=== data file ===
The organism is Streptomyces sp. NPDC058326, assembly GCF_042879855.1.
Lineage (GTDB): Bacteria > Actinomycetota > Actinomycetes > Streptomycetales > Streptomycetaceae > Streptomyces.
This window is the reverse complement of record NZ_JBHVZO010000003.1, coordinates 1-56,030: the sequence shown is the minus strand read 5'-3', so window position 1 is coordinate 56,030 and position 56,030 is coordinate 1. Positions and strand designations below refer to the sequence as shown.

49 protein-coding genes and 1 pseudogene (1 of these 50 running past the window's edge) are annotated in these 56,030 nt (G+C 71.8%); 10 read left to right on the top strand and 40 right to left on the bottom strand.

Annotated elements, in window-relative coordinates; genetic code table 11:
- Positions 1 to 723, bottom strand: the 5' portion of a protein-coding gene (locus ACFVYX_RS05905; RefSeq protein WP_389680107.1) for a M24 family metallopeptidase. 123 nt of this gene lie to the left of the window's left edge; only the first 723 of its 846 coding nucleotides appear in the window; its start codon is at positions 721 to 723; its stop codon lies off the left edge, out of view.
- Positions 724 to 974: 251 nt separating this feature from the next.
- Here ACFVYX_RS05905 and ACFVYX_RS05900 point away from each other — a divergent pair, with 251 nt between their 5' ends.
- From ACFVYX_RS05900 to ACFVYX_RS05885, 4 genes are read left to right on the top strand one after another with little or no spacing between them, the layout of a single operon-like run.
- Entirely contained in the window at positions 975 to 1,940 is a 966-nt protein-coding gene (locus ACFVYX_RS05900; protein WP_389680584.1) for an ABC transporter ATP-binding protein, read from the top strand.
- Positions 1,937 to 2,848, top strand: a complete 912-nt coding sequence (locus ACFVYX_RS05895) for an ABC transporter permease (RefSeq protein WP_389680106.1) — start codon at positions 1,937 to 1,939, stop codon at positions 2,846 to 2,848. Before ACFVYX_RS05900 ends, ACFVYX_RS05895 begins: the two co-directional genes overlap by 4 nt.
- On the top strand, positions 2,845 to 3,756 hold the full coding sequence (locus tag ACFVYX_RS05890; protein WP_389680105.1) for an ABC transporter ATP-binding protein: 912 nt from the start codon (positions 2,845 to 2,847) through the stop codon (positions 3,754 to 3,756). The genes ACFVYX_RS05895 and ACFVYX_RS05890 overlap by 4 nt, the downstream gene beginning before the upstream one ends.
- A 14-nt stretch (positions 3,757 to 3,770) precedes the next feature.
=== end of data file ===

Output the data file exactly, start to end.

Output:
The organism is Streptomyces sp. NPDC058326, assembly GCF_042879855.1.
Lineage (GTDB): Bacteria > Actinomycetota > Actinomycetes > Streptomycetales > Streptomycetaceae > Streptomyces.
This window is the reverse complement of record NZ_JBHVZO010000003.1, coordinates 1-56,030: the sequence shown is the minus strand read 5'-3', so window position 1 is coordinate 56,030 and position 56,030 is coordinate 1. Positions and strand designations below refer to the sequence as shown.

49 protein-coding genes and 1 pseudogene (1 of these 50 running past the window's edge) are annotated in these 56,030 nt (G+C 71.8%); 10 read left to right on the top strand and 40 right to left on the bottom strand.

Annotated elements, in window-relative coordinates; genetic code table 11:
- Positions 1 to 723, bottom strand: the 5' portion of a protein-coding gene (locus ACFVYX_RS05905; RefSeq protein WP_389680107.1) for a M24 family metallopeptidase. 123 nt of this gene lie to the left of the window's left edge; only the first 723 of its 846 coding nucleotides appear in the window; its start codon is at positions 721 to 723; its stop codon lies off the left edge, out of view.
- Positions 724 to 974: 251 nt separating this feature from the next.
- Here ACFVYX_RS05905 and ACFVYX_RS05900 point away from each other — a divergent pair, with 251 nt between their 5' ends.
- From ACFVYX_RS05900 to ACFVYX_RS05885, 4 genes are read left to right on the top strand one after another with little or no spacing between them, the layout of a single operon-like run.
- Entirely contained in the window at positions 975 to 1,940 is a 966-nt protein-coding gene (locus ACFVYX_RS05900; protein WP_389680584.1) for an ABC transporter ATP-binding protein, read from the top strand.
- Positions 1,937 to 2,848, top strand: a complete 912-nt coding sequence (locus ACFVYX_RS05895) for an ABC transporter permease (RefSeq protein WP_389680106.1) — start codon at positions 1,937 to 1,939, stop codon at positions 2,846 to 2,848. Before ACFVYX_RS05900 ends, ACFVYX_RS05895 begins: the two co-directional genes overlap by 4 nt.
- On the top strand, positions 2,845 to 3,756 hold the full coding sequence (locus tag ACFVYX_RS05890; protein WP_389680105.1) for an ABC transporter ATP-binding protein: 912 nt from the start codon (positions 2,845 to 2,847) through the stop codon (positions 3,754 to 3,756). The genes ACFVYX_RS05895 and ACFVYX_RS05890 overlap by 4 nt, the downstream gene beginning before the upstream one ends.
- A 14-nt stretch (positions 3,757 to 3,770) precedes the next feature.